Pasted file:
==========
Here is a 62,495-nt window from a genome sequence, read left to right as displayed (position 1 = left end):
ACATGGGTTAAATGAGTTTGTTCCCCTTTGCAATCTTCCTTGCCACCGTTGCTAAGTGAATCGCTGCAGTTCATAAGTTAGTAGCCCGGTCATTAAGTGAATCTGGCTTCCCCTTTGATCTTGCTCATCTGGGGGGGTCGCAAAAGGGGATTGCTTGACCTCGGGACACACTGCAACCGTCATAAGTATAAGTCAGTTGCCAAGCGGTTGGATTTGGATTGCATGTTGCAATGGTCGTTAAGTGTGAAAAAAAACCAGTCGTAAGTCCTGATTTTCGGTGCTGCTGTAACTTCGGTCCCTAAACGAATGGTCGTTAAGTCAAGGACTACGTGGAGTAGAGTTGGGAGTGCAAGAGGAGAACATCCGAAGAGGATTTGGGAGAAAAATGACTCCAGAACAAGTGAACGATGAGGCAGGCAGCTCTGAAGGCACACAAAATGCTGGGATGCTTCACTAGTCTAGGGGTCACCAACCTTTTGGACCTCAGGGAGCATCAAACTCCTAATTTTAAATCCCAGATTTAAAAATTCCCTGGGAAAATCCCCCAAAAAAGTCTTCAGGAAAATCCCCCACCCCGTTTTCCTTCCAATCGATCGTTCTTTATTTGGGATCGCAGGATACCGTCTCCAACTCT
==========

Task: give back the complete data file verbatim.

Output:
Here is a 62,495-nt window from a genome sequence, read left to right as displayed (position 1 = left end):
ACATGGGTTAAATGAGTTTGTTCCCCTTTGCAATCTTCCTTGCCACCGTTGCTAAGTGAATCGCTGCAGTTCATAAGTTAGTAGCCCGGTCATTAAGTGAATCTGGCTTCCCCTTTGATCTTGCTCATCTGGGGGGGTCGCAAAAGGGGATTGCTTGACCTCGGGACACACTGCAACCGTCATAAGTATAAGTCAGTTGCCAAGCGGTTGGATTTGGATTGCATGTTGCAATGGTCGTTAAGTGTGAAAAAAAACCAGTCGTAAGTCCTGATTTTCGGTGCTGCTGTAACTTCGGTCCCTAAACGAATGGTCGTTAAGTCAAGGACTACGTGGAGTAGAGTTGGGAGTGCAAGAGGAGAACATCCGAAGAGGATTTGGGAGAAAAATGACTCCAGAACAAGTGAACGATGAGGCAGGCAGCTCTGAAGGCACACAAAATGCTGGGATGCTTCACTAGTCTAGGGGTCACCAACCTTTTGGACCTCAGGGAGCATCAAACTCCTAATTTTAAATCCCAGATTTAAAAATTCCCTGGGAAAATCCCCCAAAAAAGTCTTCAGGAAAATCCCCCACCCCGTTTTCCTTCCAATCGATCGTTCTTTATTTGGGATCGCAGGATACCGTCTCCAACTCT